Section Gallery

2. Diagram showing components of a typical ground-source heat pump 3. Diagram showing components of an air-source heat pump (heating cycle)

Factually Speaking

“We might even see the end of the combustion age in our lifetime.” — Anita van Wyk

Unique technologies for the future?

1. Image of a fuel cell unit

1. Fuel cells did not reward initial optimism.
Click the image for more information.


Will new heating methods come to the HVAC industry to gradually reduce fossil fuel’s domination of home heating? Please read on to see what the future may have in store for you ...

Since 2003, the Canadian Centre for Housing Technology has tested six small distributed combined heat and power (microCHP) plants that generate electricity, space heat, and hot water in single houses. Because microCHP plants use the waste heat from electricity generation, they are far more efficient than utility power plants, and because they generate on demand at the point of use, they may reduce peak loads and the need for larger electrical grids.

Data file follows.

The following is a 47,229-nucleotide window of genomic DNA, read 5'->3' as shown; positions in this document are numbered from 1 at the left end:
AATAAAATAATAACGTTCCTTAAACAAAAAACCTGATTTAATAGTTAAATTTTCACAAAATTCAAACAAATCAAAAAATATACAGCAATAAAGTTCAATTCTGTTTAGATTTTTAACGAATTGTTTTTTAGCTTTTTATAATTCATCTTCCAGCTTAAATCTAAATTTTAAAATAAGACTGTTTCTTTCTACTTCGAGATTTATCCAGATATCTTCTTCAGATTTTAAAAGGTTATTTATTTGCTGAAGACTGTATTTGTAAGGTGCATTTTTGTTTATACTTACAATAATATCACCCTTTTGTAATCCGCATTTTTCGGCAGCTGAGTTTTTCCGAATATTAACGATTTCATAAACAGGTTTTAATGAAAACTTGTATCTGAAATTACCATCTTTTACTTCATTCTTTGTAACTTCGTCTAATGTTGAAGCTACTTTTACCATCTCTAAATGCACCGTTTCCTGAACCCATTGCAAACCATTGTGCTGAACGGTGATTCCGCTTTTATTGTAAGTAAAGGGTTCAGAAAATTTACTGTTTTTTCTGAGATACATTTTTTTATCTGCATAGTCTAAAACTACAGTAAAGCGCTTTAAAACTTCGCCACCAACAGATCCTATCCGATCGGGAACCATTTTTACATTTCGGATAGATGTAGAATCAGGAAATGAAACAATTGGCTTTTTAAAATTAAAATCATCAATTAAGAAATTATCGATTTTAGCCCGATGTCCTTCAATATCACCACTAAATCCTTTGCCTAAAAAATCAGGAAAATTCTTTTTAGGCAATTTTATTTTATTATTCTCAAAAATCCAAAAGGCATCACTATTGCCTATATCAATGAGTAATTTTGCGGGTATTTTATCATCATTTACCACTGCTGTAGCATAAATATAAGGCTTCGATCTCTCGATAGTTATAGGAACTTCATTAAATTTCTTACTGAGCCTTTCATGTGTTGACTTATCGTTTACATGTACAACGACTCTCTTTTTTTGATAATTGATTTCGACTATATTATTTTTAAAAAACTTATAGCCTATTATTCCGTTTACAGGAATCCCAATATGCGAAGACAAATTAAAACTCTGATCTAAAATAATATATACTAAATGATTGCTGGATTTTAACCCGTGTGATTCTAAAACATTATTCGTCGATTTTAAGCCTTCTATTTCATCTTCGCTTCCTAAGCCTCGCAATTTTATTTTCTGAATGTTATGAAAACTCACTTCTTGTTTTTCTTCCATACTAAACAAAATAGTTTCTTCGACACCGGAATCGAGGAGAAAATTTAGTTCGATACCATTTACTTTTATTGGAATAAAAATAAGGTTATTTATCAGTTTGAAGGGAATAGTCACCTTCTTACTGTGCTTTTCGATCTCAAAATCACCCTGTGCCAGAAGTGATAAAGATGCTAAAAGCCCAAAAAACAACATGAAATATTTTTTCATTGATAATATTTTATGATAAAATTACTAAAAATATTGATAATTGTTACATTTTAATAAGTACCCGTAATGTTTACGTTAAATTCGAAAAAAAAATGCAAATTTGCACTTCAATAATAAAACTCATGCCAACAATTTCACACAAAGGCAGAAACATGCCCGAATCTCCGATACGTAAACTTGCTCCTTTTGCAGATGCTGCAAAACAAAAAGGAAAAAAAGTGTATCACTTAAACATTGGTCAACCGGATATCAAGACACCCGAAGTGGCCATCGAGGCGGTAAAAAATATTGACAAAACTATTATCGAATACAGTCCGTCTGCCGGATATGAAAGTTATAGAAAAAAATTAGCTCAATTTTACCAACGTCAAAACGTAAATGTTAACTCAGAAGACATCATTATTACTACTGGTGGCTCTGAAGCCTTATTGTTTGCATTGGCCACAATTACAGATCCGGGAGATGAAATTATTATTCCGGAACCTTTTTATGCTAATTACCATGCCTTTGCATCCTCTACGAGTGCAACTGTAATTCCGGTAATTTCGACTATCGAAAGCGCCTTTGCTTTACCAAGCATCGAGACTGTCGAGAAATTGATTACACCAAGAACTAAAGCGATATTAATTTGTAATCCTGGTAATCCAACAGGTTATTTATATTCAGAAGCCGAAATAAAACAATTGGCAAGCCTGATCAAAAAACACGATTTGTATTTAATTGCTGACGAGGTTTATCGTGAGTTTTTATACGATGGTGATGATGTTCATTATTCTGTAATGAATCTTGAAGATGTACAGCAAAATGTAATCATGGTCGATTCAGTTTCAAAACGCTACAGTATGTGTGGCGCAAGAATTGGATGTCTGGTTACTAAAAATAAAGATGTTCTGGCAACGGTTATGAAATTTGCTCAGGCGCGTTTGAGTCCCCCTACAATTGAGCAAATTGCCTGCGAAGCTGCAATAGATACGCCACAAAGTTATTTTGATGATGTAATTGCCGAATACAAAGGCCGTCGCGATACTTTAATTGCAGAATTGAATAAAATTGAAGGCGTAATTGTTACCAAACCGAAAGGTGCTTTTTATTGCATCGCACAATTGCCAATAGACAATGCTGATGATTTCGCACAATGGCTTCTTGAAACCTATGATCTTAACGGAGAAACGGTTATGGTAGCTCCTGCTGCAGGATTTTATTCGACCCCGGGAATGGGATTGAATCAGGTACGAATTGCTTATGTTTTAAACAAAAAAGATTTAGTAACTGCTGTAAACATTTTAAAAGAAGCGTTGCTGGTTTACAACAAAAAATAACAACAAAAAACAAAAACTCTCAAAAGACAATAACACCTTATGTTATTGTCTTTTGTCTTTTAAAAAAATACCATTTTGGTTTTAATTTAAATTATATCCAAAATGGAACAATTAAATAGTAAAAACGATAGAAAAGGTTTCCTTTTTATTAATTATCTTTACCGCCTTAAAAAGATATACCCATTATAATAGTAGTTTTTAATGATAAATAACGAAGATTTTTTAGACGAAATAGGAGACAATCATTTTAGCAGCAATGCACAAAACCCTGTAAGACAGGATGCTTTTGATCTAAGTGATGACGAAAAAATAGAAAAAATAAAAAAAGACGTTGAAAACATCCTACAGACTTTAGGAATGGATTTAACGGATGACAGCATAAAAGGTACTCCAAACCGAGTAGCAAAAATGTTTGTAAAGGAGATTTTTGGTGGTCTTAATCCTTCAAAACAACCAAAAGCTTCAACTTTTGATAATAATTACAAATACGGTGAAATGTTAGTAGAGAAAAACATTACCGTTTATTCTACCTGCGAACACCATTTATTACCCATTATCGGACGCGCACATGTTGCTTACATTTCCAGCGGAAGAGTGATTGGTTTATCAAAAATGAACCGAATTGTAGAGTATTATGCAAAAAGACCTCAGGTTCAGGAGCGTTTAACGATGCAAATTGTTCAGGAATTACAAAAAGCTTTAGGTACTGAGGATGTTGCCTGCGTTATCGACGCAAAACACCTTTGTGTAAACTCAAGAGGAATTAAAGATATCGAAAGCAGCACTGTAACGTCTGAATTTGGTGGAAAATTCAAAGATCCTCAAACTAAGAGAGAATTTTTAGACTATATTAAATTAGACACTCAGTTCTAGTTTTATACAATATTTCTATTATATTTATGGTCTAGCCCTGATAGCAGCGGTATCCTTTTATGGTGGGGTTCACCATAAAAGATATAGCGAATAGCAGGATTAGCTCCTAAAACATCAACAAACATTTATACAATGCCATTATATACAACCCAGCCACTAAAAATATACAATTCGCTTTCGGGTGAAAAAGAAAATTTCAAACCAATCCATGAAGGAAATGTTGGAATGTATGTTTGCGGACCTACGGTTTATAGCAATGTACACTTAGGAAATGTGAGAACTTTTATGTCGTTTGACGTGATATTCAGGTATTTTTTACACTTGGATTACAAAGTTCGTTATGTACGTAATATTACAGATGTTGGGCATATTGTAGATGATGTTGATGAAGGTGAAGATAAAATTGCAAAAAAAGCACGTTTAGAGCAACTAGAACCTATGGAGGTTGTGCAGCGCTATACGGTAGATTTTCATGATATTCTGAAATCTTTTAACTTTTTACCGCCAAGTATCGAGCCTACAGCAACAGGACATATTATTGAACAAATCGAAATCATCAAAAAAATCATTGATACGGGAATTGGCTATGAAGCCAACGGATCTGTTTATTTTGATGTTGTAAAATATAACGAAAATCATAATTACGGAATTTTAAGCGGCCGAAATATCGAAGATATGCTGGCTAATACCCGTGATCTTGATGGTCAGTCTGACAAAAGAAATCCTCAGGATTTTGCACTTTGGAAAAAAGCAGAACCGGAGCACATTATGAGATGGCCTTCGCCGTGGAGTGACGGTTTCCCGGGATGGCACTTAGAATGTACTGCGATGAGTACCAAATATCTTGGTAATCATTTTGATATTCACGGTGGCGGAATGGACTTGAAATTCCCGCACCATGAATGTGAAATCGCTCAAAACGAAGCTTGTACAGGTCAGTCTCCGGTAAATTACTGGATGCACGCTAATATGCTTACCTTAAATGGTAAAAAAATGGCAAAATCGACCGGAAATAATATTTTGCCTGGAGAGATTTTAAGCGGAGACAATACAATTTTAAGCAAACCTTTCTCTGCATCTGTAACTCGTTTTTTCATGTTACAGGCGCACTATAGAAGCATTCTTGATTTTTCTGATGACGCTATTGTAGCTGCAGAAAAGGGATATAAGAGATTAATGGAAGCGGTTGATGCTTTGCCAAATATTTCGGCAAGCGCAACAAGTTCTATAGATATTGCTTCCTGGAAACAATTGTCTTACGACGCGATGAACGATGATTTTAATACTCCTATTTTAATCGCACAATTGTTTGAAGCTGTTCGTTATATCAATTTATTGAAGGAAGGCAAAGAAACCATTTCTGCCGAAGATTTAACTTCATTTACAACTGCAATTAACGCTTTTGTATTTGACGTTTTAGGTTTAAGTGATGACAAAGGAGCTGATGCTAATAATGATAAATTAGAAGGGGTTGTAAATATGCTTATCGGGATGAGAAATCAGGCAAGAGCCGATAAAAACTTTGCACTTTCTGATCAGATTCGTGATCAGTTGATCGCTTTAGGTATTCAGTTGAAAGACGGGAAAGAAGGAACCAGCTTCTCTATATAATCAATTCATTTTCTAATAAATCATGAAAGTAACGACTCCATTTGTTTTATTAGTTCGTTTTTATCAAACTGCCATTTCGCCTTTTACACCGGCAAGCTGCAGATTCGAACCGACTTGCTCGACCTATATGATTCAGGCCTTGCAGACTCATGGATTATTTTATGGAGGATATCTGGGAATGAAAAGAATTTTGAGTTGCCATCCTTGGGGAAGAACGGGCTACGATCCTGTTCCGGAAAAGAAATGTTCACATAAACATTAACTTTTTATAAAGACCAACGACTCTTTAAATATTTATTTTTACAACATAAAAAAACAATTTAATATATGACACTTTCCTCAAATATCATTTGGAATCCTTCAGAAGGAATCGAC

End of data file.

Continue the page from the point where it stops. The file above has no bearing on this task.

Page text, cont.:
The first was an early version of the WhisperGen Stirling engine unit from New Zealand, and two later models were tested in 2005 and 2009. Two units had internal combustion engines: one by AISIN (part of the Toyota group), and another by a Honda unit, which has been marketed in the US. The most innovative microCHP plant was a Canadian-made fuel cell that converts fuel to electricity with no moving parts. All run on natural gas. They generate 0.75 to 6 kW of electricity along with larger amounts of heat.

Another promising technology are appliances that combine space heating, hot water, continuous ventilation, and heat recovery in one integrated, space-saving, energy-efficient unit. The eKCOMFORT consortium of six manufacturers was established in 1999 by Natural Resources Canada with seed funding from the federal Climate Change Action Fund, NRC-IRAP, and others to create prototype models. The models were installed and tested in test homes in 2001 and 2002 and contributed to the technology’s commercialization. In 2009, the first commercially available model, the Matrix™ by NTI, Saint John, NB, was tested against a system based on a condensing furnace, and found to be more energy efficient.